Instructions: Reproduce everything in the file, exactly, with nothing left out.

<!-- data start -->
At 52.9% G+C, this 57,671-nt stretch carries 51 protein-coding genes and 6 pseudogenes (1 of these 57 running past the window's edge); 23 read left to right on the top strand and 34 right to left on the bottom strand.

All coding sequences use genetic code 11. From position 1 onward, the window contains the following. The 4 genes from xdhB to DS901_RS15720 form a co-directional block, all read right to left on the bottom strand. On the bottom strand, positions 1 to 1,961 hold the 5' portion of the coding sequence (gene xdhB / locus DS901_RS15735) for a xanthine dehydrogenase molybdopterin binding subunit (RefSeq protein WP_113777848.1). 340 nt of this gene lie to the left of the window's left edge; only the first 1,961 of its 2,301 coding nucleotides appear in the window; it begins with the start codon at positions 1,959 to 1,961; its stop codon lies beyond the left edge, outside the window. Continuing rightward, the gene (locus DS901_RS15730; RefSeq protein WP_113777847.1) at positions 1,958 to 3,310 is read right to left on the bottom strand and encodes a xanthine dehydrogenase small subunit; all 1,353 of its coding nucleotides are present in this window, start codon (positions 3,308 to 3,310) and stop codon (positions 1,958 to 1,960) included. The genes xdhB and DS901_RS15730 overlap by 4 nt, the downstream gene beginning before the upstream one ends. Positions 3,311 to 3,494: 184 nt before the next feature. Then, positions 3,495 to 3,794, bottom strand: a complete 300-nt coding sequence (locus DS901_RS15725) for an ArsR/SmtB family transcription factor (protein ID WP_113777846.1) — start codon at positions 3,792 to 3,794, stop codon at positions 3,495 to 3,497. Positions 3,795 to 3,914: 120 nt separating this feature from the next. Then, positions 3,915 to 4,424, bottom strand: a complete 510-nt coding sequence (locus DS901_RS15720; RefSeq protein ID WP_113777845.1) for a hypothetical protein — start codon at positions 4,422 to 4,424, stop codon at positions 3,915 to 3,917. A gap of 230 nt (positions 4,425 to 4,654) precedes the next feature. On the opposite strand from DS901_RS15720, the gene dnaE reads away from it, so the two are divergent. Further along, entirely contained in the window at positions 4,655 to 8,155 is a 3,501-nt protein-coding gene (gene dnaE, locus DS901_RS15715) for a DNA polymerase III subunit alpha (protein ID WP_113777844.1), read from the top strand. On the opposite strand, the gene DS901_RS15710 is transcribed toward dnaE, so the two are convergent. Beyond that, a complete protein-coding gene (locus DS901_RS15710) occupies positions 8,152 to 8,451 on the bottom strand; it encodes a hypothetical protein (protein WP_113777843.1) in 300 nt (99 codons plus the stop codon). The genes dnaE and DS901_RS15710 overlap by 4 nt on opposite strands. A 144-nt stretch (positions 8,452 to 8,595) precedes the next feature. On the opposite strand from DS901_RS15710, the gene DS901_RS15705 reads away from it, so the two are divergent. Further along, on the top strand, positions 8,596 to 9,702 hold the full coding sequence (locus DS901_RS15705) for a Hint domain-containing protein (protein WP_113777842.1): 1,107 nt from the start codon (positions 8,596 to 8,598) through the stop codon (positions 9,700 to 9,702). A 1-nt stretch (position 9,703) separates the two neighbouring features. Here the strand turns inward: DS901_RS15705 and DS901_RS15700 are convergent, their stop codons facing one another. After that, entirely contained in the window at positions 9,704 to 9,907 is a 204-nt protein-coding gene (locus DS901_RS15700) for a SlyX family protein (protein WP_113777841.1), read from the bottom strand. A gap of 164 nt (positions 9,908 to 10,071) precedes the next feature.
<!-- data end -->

At 52.9% G+C, this 57,671-nt stretch carries 51 protein-coding genes and 6 pseudogenes (1 of these 57 running past the window's edge); 23 read left to right on the top strand and 34 right to left on the bottom strand.

All coding sequences use genetic code 11. From position 1 onward, the window contains the following. The 4 genes from xdhB to DS901_RS15720 form a co-directional block, all read right to left on the bottom strand. On the bottom strand, positions 1 to 1,961 hold the 5' portion of the coding sequence (gene xdhB / locus DS901_RS15735) for a xanthine dehydrogenase molybdopterin binding subunit (RefSeq protein WP_113777848.1). 340 nt of this gene lie to the left of the window's left edge; only the first 1,961 of its 2,301 coding nucleotides appear in the window; it begins with the start codon at positions 1,959 to 1,961; its stop codon lies beyond the left edge, outside the window. Continuing rightward, the gene (locus DS901_RS15730; RefSeq protein WP_113777847.1) at positions 1,958 to 3,310 is read right to left on the bottom strand and encodes a xanthine dehydrogenase small subunit; all 1,353 of its coding nucleotides are present in this window, start codon (positions 3,308 to 3,310) and stop codon (positions 1,958 to 1,960) included. The genes xdhB and DS901_RS15730 overlap by 4 nt, the downstream gene beginning before the upstream one ends. Positions 3,311 to 3,494: 184 nt before the next feature. Then, positions 3,495 to 3,794, bottom strand: a complete 300-nt coding sequence (locus DS901_RS15725) for an ArsR/SmtB family transcription factor (protein ID WP_113777846.1) — start codon at positions 3,792 to 3,794, stop codon at positions 3,495 to 3,497. Positions 3,795 to 3,914: 120 nt separating this feature from the next. Then, positions 3,915 to 4,424, bottom strand: a complete 510-nt coding sequence (locus DS901_RS15720; RefSeq protein ID WP_113777845.1) for a hypothetical protein — start codon at positions 4,422 to 4,424, stop codon at positions 3,915 to 3,917. A gap of 230 nt (positions 4,425 to 4,654) precedes the next feature. On the opposite strand from DS901_RS15720, the gene dnaE reads away from it, so the two are divergent. Further along, entirely contained in the window at positions 4,655 to 8,155 is a 3,501-nt protein-coding gene (gene dnaE, locus DS901_RS15715) for a DNA polymerase III subunit alpha (protein ID WP_113777844.1), read from the top strand. On the opposite strand, the gene DS901_RS15710 is transcribed toward dnaE, so the two are convergent. Beyond that, a complete protein-coding gene (locus DS901_RS15710) occupies positions 8,152 to 8,451 on the bottom strand; it encodes a hypothetical protein (protein WP_113777843.1) in 300 nt (99 codons plus the stop codon). The genes dnaE and DS901_RS15710 overlap by 4 nt on opposite strands. A 144-nt stretch (positions 8,452 to 8,595) precedes the next feature. On the opposite strand from DS901_RS15710, the gene DS901_RS15705 reads away from it, so the two are divergent. Further along, on the top strand, positions 8,596 to 9,702 hold the full coding sequence (locus DS901_RS15705) for a Hint domain-containing protein (protein WP_113777842.1): 1,107 nt from the start codon (positions 8,596 to 8,598) through the stop codon (positions 9,700 to 9,702). A 1-nt stretch (position 9,703) separates the two neighbouring features. Here the strand turns inward: DS901_RS15705 and DS901_RS15700 are convergent, their stop codons facing one another. After that, entirely contained in the window at positions 9,704 to 9,907 is a 204-nt protein-coding gene (locus DS901_RS15700) for a SlyX family protein (protein WP_113777841.1), read from the bottom strand. A gap of 164 nt (positions 9,908 to 10,071) precedes the next feature.